Ultimately, the whole mess was about marketing. It would have been far too easy to launch a masters program by contacting those, who took the first IU online graduate course in integral studies, and offer us any kind of credit toward the new programs in exchange for the $1K we spent reading Brief History of Everything and participating in some concalls. It would have been a no brainer to remember that out of 50 of us out there, a few might still be interested. So much better to cause mild scandal to generate interest than to pitch first to your known market.

Ah, but then what do I know? Saul Williams liked Ken's post. Ken's rock star fantasies are fulfilled. If Ken doesn't like my saying this, he can pull my Integral Naked pages (I've noticed Marc Gafni's are still up.) and form a sentence, using the words, kiss, my and ass. (That's just the relative, buddy. Don't take it all too seriously, or you fail the test.)

11 comments:

WH said...

Excellent post. Thanks for taking time away from watching paint dry to add you rvoice to the conversation.

Peace,
Bill

ebuddha said...

But is it "good art?" It it a "good performance piece blog"?

Aren't performance pieces supposed to "shock"?

Inquiring minds want to know!

(Of course, I think you answered this question - performance art followed by 2000 explanations don't really work.

victoria said...

Thanks, guys!

Like Jean says, the car you are driving is art (even if it's a pinto). It's just probably not good art (unless perhaps it's a handbuilt classic). Performance art should shock if the artist is nihilistic and/or still stuck in the 70's. Yes, ebuddha, you summarized my answer quite well.

One of my basic beliefs about good art is that it has the quality to be compelling, whether by its ability to slam the viewer between the eyes, by its sheer beauty, or by its meaning. Whether the viewer likes it or not, it should move something within the him/her, and sometimes that feeling is comfortable, and sometimes it is not. By definition, I don't think lame, mouthing off, whining, or boring equals compelling.

Is it good art when I walk down the hall because I am a trained dancer? Probably not.

Was it good art when Picasso signed his name on a blank cocktail napkin? Probably not (but it had monetary value anyway).

Is it good art when a brilliant thinker writes a VERY long, repetitive, stream of consciousness blog post? Probably not.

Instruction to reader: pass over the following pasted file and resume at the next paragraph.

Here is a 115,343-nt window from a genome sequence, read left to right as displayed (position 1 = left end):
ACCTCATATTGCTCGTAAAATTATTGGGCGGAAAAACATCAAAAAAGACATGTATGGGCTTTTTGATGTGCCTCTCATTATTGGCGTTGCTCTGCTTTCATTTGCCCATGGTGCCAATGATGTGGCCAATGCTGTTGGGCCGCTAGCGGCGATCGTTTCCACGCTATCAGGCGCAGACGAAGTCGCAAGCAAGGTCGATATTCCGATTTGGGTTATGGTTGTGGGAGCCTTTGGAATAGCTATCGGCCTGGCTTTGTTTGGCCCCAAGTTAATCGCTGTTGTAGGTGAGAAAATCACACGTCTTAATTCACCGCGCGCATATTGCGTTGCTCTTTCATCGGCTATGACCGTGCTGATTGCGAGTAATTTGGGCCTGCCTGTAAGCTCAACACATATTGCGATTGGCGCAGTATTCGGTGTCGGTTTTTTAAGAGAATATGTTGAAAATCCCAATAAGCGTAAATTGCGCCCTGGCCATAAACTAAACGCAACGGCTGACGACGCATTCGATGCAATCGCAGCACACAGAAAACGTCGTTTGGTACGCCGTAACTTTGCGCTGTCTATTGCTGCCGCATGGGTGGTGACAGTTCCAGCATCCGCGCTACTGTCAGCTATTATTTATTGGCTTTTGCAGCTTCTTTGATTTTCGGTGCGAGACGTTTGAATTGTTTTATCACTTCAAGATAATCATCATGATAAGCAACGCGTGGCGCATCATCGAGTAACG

V

David Jon Peckinpaugh said...

Yeah V,

Probably not!!

But you know how Ken receives 'positive transferences' as well as the negative style.

I love it when some mentioned how 'powerful' and 'transformative' Ken's piece was for them. I bout pissed myself. ; o )

Could of been the diuretic... but... probably not.

Love,
David Jon

P.S. Nice sane--and that's saying a ton, as you know--piece of commentary on the whole spiel. Way to go!

Shawn said...

Great post V and happy bday!!!!

:-)

-shawn

Bob D. said...

Ha! I love it! The best commentary I've seen on the matter thus far. I too am fine with the riffing, suck my this-ing, blowing off steam attempt at being artful. But the lame and condescending and pathetically compulsive justifications!

I look forward to checking out the rest of your site.

--Bob

victoria said...

Thanks for the b-day wishes, David Jon & Shawn!!!

Glad my post resonated with you, Bob.

Happy Flag Day,
V

Anonymous said...

You like Kurt Russell, Victoria???

Nancy

Anonymous said...

Seriously, I love the "little advice" you gave regarding cutting edge art, and quoted you on the Chicago Integral Artist's (CIA!)forum.

But really, Kurt Russell???

Nancy

victoria said...

What's so bad about Kurt Russell? Ok, so he's not Sean Connery or Harrison Ford, and I'd probably pay more attention to Val Kilmer, playing a goofy Doc Holiday, but at least Kurt has hair and can be funny. Guess I watched too many Disney movies as a kid. ;-)

Thanks for quoting me at the CIA forum!
V

Jean said...

Hey, re Kurt Russell, two words:

Snake Plisskin.

("Man, I heard you were dead.")

:)